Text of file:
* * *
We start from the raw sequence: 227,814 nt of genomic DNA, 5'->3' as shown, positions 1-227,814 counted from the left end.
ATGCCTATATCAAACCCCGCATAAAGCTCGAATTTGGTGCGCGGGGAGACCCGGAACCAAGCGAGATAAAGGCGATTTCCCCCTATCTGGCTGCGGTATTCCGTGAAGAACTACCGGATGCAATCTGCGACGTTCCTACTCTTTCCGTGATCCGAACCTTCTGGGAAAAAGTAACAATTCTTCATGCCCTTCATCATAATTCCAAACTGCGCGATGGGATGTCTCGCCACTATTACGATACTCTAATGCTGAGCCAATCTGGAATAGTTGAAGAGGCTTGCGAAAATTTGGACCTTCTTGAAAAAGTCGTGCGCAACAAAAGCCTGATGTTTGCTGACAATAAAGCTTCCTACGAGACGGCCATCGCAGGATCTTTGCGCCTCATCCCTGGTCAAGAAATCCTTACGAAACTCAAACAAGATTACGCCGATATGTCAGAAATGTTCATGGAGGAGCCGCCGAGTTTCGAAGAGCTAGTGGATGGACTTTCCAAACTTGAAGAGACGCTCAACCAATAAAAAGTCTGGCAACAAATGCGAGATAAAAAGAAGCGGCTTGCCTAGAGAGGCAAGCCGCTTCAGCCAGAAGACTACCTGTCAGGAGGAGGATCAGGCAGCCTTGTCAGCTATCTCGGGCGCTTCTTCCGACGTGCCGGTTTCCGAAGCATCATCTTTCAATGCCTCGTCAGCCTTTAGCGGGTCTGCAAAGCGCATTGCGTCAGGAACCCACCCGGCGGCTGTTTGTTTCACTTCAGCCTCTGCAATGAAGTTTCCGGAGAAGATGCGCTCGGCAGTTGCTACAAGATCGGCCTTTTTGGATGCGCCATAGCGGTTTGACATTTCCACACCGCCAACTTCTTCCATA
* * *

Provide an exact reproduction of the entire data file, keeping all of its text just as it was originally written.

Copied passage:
We start from the raw sequence: 227,814 nt of genomic DNA, 5'->3' as shown, positions 1-227,814 counted from the left end.
ATGCCTATATCAAACCCCGCATAAAGCTCGAATTTGGTGCGCGGGGAGACCCGGAACCAAGCGAGATAAAGGCGATTTCCCCCTATCTGGCTGCGGTATTCCGTGAAGAACTACCGGATGCAATCTGCGACGTTCCTACTCTTTCCGTGATCCGAACCTTCTGGGAAAAAGTAACAATTCTTCATGCCCTTCATCATAATTCCAAACTGCGCGATGGGATGTCTCGCCACTATTACGATACTCTAATGCTGAGCCAATCTGGAATAGTTGAAGAGGCTTGCGAAAATTTGGACCTTCTTGAAAAAGTCGTGCGCAACAAAAGCCTGATGTTTGCTGACAATAAAGCTTCCTACGAGACGGCCATCGCAGGATCTTTGCGCCTCATCCCTGGTCAAGAAATCCTTACGAAACTCAAACAAGATTACGCCGATATGTCAGAAATGTTCATGGAGGAGCCGCCGAGTTTCGAAGAGCTAGTGGATGGACTTTCCAAACTTGAAGAGACGCTCAACCAATAAAAAGTCTGGCAACAAATGCGAGATAAAAAGAAGCGGCTTGCCTAGAGAGGCAAGCCGCTTCAGCCAGAAGACTACCTGTCAGGAGGAGGATCAGGCAGCCTTGTCAGCTATCTCGGGCGCTTCTTCCGACGTGCCGGTTTCCGAAGCATCATCTTTCAATGCCTCGTCAGCCTTTAGCGGGTCTGCAAAGCGCATTGCGTCAGGAACCCACCCGGCGGCTGTTTGTTTCACTTCAGCCTCTGCAATGAAGTTTCCGGAGAAGATGCGCTCGGCAGTTGCTACAAGATCGGCCTTTTTGGATGCGCCATAGCGGTTTGACATTTCCACACCGCCAACTTCTTCCATA